Date of Award
Master of Science
Department of Aeronautics and Astronautics
Ryan A. Kemnitz, PhD
This research considered additive manufactured (AM) molybdenum (Mo) and the effect of three variables on microstructure, mechanical properties, and the relationship between the two. Test temperature, laser speed, and shield gas or build atmosphere were varied, and samples tested and analyzed using a three-point bending test, chemical composition, and optical and scanning electron microscopy. The relationship among variables and results using a Design of Experiments was limited compared to the inclusion of every tested sample. Most effects were expected: samples tested at room temperature were brittle without statistical significance; increasing laser speed resulted in decreased ductility and strain, smaller grain sizes, and increased quantity of grains; and percentage of hydrogen in the shield gas had very little effect compared to the other variables. Nitrogen was preferable to an argon shield gas, results showing both higher stresses and strains under the same conditions. Stress followed expectations given oxygen content, keyhole porosity, and un-sintered materials. Maximum stress occurred at an intermediate laser speed and volumetric energy density (VED). Despite resulting porosity, nitrogen as a shield gas shows promise in AM fully dense Mo. Heat treatments and adjusting VED contribute to producing fully dense Mo and should be considered in future work.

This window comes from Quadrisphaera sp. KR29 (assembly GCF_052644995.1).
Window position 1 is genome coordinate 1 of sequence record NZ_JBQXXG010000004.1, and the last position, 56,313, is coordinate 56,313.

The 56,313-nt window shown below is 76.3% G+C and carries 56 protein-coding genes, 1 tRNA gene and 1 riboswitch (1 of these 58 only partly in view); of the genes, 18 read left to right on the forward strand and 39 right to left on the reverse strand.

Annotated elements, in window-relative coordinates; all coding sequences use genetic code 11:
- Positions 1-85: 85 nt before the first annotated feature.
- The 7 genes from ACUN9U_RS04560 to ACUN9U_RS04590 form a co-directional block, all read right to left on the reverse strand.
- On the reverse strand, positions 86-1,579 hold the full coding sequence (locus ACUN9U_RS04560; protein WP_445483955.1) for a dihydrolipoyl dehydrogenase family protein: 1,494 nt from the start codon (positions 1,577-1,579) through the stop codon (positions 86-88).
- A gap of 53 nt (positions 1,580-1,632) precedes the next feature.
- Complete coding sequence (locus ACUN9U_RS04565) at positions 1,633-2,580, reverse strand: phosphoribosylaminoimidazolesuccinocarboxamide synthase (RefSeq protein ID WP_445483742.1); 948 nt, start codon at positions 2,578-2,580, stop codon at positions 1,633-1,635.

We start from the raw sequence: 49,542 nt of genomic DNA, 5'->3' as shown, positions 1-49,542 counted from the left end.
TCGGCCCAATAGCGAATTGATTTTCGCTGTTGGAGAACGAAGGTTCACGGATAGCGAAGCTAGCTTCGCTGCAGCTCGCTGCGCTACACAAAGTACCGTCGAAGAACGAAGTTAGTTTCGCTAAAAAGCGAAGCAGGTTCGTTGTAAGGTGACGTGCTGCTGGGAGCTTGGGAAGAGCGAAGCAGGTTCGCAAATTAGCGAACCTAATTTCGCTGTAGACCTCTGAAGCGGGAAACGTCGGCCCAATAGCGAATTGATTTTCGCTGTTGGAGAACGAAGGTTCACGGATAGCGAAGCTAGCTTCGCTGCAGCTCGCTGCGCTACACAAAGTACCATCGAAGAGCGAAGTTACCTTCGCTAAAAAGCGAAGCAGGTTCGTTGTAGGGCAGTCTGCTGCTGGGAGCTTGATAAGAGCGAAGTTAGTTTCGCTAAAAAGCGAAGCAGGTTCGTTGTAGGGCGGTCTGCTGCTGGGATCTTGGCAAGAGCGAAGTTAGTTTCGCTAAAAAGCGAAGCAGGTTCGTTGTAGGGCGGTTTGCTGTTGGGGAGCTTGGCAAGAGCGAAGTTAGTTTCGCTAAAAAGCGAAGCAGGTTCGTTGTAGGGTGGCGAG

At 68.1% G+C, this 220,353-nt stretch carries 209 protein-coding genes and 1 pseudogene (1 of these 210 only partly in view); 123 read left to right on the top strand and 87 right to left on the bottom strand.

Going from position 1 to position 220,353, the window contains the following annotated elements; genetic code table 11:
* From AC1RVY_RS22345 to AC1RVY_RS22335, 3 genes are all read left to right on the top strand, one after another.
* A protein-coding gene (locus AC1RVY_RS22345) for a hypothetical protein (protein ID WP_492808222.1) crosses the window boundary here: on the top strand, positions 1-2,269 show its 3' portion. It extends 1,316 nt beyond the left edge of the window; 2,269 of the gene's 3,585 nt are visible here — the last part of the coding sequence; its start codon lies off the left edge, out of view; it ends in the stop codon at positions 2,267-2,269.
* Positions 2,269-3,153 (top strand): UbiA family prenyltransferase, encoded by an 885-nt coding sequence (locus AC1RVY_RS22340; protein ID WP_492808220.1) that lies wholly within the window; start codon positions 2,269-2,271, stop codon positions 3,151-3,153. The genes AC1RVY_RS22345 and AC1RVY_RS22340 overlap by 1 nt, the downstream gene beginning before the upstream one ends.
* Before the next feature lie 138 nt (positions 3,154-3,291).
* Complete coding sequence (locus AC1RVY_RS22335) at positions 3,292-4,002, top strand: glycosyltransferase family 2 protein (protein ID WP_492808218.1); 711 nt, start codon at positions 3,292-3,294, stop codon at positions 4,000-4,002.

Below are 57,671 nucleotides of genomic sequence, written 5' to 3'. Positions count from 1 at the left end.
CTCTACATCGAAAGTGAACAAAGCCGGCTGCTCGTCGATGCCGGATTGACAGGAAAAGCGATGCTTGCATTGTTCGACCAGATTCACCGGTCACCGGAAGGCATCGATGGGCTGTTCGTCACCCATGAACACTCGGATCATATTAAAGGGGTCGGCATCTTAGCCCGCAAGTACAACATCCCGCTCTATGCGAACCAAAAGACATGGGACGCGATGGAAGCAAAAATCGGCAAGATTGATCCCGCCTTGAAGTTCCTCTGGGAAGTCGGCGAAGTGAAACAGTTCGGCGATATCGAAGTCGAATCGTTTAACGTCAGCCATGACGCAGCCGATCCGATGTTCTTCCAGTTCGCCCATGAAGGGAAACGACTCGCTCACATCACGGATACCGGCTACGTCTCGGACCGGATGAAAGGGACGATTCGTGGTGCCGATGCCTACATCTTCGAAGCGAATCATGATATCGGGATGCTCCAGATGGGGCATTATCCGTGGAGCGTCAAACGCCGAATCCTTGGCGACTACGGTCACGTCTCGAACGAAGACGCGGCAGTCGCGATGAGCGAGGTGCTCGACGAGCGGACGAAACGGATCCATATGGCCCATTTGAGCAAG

DTIC Accession Number
Bustin, Megan L., "Additive Manufacturing of Molybdenum for High Temperature Structural Applications" (2022). Theses and Dissertations. 5531.